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Caribbean Paleogeographic Evolution and Hydrocarbon Exploration Framework

Occurred Monday, 13 September 2021, 8:00 a.m.–4:00 p.m.  |  Virtual Short Course via Zoom (Houston, Texas time)

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Who Should Attend

This course benefits government agency managers and work teams, exploration managers and explorationists concerned with assessing hydrocarbon opportunities and risk, and university teachers and students working in regional tectonic and basin analysis and the paleogeographic evolution and hydrocarbon habitat of the Caribbean.

Objectives

The course provides attendees with a documented and well-referenced comprehensive framework and appreciation for Caribbean evolution, hydrocarbon setting and exploration parameters and to show them how their own country or exploration program fits into the hydrocarbon potential of the greater region.

This course raises awareness of the tectonic controls on basin evolution and enhances attendees’ ability to converse openly about Caribbean exploration issues, opportunities and risks. In addition to providing a common framework to assess the key parameters of existing and new exploration acreage, the course serves as a refresher in plate tectonics, basin analysis and paleogeographic reconstruction.

Course Modules

The course includes a series of eight modules, each of which includes a lecture followed by Q&A with the instructor.

Course Schedule

Times appear in US Central Daylight (Houston) time (GMT -5)

08:00-09:45 Session I – Introduction, Atlantic Framework, Mesozoic Opening of the Gulf of Mexico and the Proto-Caribbean Seaway (“The Autochthon”)
09:45-10:00 Break
10:00-12:00 Session 2 – Tectonic Styles of Subduction Systems and Magmatic Arc Development. The Pacific Origin of the Caribbean Lithosphere: Pre-Caribbean Convergence Along Northern South America? The Pindell and Kennan 2009 Model of Caribbean Evolution.
12:00-12:30 Lunch Break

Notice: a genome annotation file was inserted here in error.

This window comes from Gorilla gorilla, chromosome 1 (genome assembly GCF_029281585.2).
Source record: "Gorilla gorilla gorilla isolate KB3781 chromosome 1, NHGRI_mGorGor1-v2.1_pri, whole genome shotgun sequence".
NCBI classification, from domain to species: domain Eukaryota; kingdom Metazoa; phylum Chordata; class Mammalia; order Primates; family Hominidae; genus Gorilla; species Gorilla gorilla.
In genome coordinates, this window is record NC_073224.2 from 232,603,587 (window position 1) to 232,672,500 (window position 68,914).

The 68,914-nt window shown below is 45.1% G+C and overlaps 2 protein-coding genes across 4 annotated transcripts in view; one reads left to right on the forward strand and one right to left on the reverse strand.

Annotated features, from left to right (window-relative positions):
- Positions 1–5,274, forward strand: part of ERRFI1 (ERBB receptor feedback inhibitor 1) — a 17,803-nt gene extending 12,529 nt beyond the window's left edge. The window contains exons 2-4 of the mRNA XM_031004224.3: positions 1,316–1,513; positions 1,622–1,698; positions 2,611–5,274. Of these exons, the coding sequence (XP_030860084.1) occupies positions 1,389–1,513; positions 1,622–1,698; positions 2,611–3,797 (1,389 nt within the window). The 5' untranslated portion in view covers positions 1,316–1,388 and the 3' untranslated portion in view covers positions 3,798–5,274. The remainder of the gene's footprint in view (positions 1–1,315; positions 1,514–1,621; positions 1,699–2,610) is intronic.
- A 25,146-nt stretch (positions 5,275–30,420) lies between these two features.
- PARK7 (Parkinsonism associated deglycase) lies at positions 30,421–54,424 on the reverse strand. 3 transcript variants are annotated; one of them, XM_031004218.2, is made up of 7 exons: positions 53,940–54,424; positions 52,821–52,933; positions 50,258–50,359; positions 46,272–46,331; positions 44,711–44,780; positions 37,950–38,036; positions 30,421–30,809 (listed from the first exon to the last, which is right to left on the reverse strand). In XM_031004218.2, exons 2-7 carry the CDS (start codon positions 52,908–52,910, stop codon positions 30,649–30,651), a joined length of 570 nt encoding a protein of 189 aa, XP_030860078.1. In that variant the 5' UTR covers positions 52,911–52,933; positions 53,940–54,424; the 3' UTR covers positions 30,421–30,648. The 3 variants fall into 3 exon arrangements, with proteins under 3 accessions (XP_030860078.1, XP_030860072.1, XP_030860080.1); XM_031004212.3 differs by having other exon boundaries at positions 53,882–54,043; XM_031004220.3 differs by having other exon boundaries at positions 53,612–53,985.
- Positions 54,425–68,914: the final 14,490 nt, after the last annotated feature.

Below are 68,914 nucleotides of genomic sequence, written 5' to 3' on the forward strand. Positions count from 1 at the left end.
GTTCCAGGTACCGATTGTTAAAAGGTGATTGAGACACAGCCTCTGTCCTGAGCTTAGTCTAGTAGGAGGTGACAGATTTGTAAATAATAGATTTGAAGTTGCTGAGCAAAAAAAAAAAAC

12:30-14:30 Session 3 – Tectonics and Hydrocarbons 1: Northern Caribbean Foreland Basins, Caribbean Interior Basins, Northern Panama Prism, Yucatán Basin, Grenada Basin, and Chiapas-Campeche Basin of Southern Mexico.
14:30-14:45 Break
14:15-16:00 Session 4 – Tectonics and Hydrocarbons 2: Northern South America
16:00-16:30 Closing remarks and Q & A.
 
Course Content

The Caribbean is one of world’s complicated “inter-plate deformation zones,” with a wide variety of exploration settings and plays. Caribbean evolution is directly responsible for the western hemisphere’s greatest hydrocarbon accumulations along northern South America.

This notoriously complex region has intrigued geoscientists for decades, and understanding the Caribbean plate’s origin and processes has inspired the life’s work of tectonic experts like course instructor James Pindell.

In his 1985 PhD thesis, Pindell developed a robust methodology for paleogeographic analysis of this region, providing a straightforward approach to explain the distinct stages of development by following standard textbook geological processes and principles.

In his method and his teaching, Pindell explains that the Caribbean’s apparent complexity is due only to the superposition of the geological manifestations of these distinct stages. Hydrocarbon source, reservoir, seal, trap and timing are considered each step of the way, and the evolutionary models allow a predictive element to exploration where data are poor or lacking.

Caribbean Paleogeographic Evolution and Hydrocarbon Exploration Framework provides an integrated, one-day summary of the primary findings and principles from more than 40 years of study and shows how those findings apply to individual nations and provinces around the Caribbean.

Throughout the course, Pindell shares knowledge gleaned through his study of subsurface data in numerous interactive work programs with the national oil companies (NOCs) and hydrocarbon commissions in Trinidad and Tobago, Venezuela, Colombia, Barbados, Mexico, and the Dominican Republic. Working collaboratively with needs-designed research teams, these programs have entailed extensive field and lab work, geochronology and paleontological dating, heavy mineral work, seismic and potential fields data interpretation, well/core observation and analysis, and geological integration and synthesis with documented plate motion histories.

Programs have been funded by international exploration companies since 1985 in the hopes of establishing working tectonic models and hydrocarbon generation histories at the regional, national and basin scales.

The lessons learned are many, and now knowledge gained over 40 years is available to participants with a single day through a series of lectures and Q&A sessions.

The course provides a fast-track summary of what we know, what we don’t know, and what needs to be done to understand the remaining problems.

James Pindell
Emily Smith Llinás AAPG Latin America & Caribbean Region Manager
Diana Ruiz Vásquez AAPG Latin America & Caribbean Region Events Coordinator
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